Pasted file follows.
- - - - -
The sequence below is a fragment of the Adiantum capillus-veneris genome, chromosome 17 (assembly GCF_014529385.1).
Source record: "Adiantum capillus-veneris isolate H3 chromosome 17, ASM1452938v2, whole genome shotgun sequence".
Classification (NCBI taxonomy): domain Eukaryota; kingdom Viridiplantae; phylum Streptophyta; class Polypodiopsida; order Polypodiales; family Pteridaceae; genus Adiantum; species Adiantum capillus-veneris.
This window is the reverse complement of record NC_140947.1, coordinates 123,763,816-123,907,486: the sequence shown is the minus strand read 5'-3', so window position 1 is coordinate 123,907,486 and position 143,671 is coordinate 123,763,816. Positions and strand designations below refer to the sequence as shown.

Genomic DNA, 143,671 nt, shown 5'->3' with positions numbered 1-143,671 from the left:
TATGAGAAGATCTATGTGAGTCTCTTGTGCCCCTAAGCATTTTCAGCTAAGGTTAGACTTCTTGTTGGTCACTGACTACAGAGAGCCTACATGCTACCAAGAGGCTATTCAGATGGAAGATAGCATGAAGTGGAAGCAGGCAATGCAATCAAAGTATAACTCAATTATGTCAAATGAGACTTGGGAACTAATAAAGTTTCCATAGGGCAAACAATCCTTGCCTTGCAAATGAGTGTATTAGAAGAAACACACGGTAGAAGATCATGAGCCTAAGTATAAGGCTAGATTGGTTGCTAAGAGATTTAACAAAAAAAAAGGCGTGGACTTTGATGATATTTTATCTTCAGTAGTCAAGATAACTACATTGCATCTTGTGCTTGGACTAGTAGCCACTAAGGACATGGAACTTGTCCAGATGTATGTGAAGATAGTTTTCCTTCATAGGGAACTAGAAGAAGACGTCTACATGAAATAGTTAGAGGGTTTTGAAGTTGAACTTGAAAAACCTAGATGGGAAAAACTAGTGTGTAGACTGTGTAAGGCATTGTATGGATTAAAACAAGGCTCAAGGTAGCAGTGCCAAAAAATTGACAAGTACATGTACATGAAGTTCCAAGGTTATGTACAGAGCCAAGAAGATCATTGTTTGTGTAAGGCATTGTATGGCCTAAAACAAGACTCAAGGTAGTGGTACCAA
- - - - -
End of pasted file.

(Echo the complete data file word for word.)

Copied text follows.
The sequence below is a fragment of the Adiantum capillus-veneris genome, chromosome 17 (assembly GCF_014529385.1).
Source record: "Adiantum capillus-veneris isolate H3 chromosome 17, ASM1452938v2, whole genome shotgun sequence".
Classification (NCBI taxonomy): domain Eukaryota; kingdom Viridiplantae; phylum Streptophyta; class Polypodiopsida; order Polypodiales; family Pteridaceae; genus Adiantum; species Adiantum capillus-veneris.
This window is the reverse complement of record NC_140947.1, coordinates 123,763,816-123,907,486: the sequence shown is the minus strand read 5'-3', so window position 1 is coordinate 123,907,486 and position 143,671 is coordinate 123,763,816. Positions and strand designations below refer to the sequence as shown.

Genomic DNA, 143,671 nt, shown 5'->3' with positions numbered 1-143,671 from the left:
TATGAGAAGATCTATGTGAGTCTCTTGTGCCCCTAAGCATTTTCAGCTAAGGTTAGACTTCTTGTTGGTCACTGACTACAGAGAGCCTACATGCTACCAAGAGGCTATTCAGATGGAAGATAGCATGAAGTGGAAGCAGGCAATGCAATCAAAGTATAACTCAATTATGTCAAATGAGACTTGGGAACTAATAAAGTTTCCATAGGGCAAACAATCCTTGCCTTGCAAATGAGTGTATTAGAAGAAACACACGGTAGAAGATCATGAGCCTAAGTATAAGGCTAGATTGGTTGCTAAGAGATTTAACAAAAAAAAAGGCGTGGACTTTGATGATATTTTATCTTCAGTAGTCAAGATAACTACATTGCATCTTGTGCTTGGACTAGTAGCCACTAAGGACATGGAACTTGTCCAGATGTATGTGAAGATAGTTTTCCTTCATAGGGAACTAGAAGAAGACGTCTACATGAAATAGTTAGAGGGTTTTGAAGTTGAACTTGAAAAACCTAGATGGGAAAAACTAGTGTGTAGACTGTGTAAGGCATTGTATGGATTAAAACAAGGCTCAAGGTAGCAGTGCCAAAAAATTGACAAGTACATGTACATGAAGTTCCAAGGTTATGTACAGAGCCAAGAAGATCATTGTTTGTGTAAGGCATTGTATGGCCTAAAACAAGACTCAAGGTAGTGGTACCAA